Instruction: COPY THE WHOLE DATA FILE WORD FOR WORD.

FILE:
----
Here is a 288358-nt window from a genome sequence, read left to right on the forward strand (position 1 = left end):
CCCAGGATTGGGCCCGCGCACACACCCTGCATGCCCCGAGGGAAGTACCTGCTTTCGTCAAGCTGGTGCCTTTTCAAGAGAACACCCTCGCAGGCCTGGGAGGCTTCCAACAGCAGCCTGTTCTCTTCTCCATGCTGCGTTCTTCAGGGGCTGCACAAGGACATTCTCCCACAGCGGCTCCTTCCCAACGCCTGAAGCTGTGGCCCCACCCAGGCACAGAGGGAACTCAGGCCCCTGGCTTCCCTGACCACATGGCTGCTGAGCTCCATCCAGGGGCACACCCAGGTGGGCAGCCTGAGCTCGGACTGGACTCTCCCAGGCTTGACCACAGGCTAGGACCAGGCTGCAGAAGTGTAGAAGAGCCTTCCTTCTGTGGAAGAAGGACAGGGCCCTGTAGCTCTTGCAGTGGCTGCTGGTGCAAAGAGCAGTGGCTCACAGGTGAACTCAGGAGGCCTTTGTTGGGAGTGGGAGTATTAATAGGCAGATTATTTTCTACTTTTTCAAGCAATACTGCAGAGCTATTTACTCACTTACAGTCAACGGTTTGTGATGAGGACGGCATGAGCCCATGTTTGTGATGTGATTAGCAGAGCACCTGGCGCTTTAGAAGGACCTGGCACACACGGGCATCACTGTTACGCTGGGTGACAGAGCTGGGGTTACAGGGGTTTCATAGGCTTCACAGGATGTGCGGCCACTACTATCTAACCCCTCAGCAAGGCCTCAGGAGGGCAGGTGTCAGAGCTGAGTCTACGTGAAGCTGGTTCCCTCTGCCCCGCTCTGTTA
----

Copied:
Here is a 288358-nt window from a genome sequence, read left to right on the forward strand (position 1 = left end):
CCCAGGATTGGGCCCGCGCACACACCCTGCATGCCCCGAGGGAAGTACCTGCTTTCGTCAAGCTGGTGCCTTTTCAAGAGAACACCCTCGCAGGCCTGGGAGGCTTCCAACAGCAGCCTGTTCTCTTCTCCATGCTGCGTTCTTCAGGGGCTGCACAAGGACATTCTCCCACAGCGGCTCCTTCCCAACGCCTGAAGCTGTGGCCCCACCCAGGCACAGAGGGAACTCAGGCCCCTGGCTTCCCTGACCACATGGCTGCTGAGCTCCATCCAGGGGCACACCCAGGTGGGCAGCCTGAGCTCGGACTGGACTCTCCCAGGCTTGACCACAGGCTAGGACCAGGCTGCAGAAGTGTAGAAGAGCCTTCCTTCTGTGGAAGAAGGACAGGGCCCTGTAGCTCTTGCAGTGGCTGCTGGTGCAAAGAGCAGTGGCTCACAGGTGAACTCAGGAGGCCTTTGTTGGGAGTGGGAGTATTAATAGGCAGATTATTTTCTACTTTTTCAAGCAATACTGCAGAGCTATTTACTCACTTACAGTCAACGGTTTGTGATGAGGACGGCATGAGCCCATGTTTGTGATGTGATTAGCAGAGCACCTGGCGCTTTAGAAGGACCTGGCACACACGGGCATCACTGTTACGCTGGGTGACAGAGCTGGGGTTACAGGGGTTTCATAGGCTTCACAGGATGTGCGGCCACTACTATCTAACCCCTCAGCAAGGCCTCAGGAGGGCAGGTGTCAGAGCTGAGTCTACGTGAAGCTGGTTCCCTCTGCCCCGCTCTGTTA